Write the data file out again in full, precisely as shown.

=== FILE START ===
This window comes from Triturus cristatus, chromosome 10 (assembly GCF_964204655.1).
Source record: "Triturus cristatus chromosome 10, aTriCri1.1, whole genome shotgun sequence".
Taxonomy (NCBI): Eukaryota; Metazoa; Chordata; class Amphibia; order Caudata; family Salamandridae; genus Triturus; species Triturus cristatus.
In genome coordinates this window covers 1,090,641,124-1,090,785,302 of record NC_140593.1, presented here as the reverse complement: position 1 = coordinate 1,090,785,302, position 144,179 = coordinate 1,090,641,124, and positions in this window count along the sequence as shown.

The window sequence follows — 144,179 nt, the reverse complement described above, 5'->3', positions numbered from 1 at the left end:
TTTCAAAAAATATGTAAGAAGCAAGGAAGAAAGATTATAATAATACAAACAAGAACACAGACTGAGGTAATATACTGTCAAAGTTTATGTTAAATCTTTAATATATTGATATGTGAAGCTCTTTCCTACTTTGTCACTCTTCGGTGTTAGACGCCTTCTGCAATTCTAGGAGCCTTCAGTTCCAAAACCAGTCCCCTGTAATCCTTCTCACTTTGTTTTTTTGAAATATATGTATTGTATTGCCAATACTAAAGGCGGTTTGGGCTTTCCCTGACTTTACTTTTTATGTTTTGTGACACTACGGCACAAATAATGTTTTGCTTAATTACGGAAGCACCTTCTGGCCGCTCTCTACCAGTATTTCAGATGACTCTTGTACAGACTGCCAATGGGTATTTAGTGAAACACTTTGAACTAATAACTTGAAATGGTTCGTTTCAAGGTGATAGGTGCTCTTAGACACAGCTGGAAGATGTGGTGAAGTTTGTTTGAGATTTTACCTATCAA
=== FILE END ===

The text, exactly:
This window comes from Triturus cristatus, chromosome 10 (assembly GCF_964204655.1).
Source record: "Triturus cristatus chromosome 10, aTriCri1.1, whole genome shotgun sequence".
Taxonomy (NCBI): Eukaryota; Metazoa; Chordata; class Amphibia; order Caudata; family Salamandridae; genus Triturus; species Triturus cristatus.
In genome coordinates this window covers 1,090,641,124-1,090,785,302 of record NC_140593.1, presented here as the reverse complement: position 1 = coordinate 1,090,785,302, position 144,179 = coordinate 1,090,641,124, and positions in this window count along the sequence as shown.

The window sequence follows — 144,179 nt, the reverse complement described above, 5'->3', positions numbered from 1 at the left end:
TTTCAAAAAATATGTAAGAAGCAAGGAAGAAAGATTATAATAATACAAACAAGAACACAGACTGAGGTAATATACTGTCAAAGTTTATGTTAAATCTTTAATATATTGATATGTGAAGCTCTTTCCTACTTTGTCACTCTTCGGTGTTAGACGCCTTCTGCAATTCTAGGAGCCTTCAGTTCCAAAACCAGTCCCCTGTAATCCTTCTCACTTTGTTTTTTTGAAATATATGTATTGTATTGCCAATACTAAAGGCGGTTTGGGCTTTCCCTGACTTTACTTTTTATGTTTTGTGACACTACGGCACAAATAATGTTTTGCTTAATTACGGAAGCACCTTCTGGCCGCTCTCTACCAGTATTTCAGATGACTCTTGTACAGACTGCCAATGGGTATTTAGTGAAACACTTTGAACTAATAACTTGAAATGGTTCGTTTCAAGGTGATAGGTGCTCTTAGACACAGCTGGAAGATGTGGTGAAGTTTGTTTGAGATTTTACCTATCAA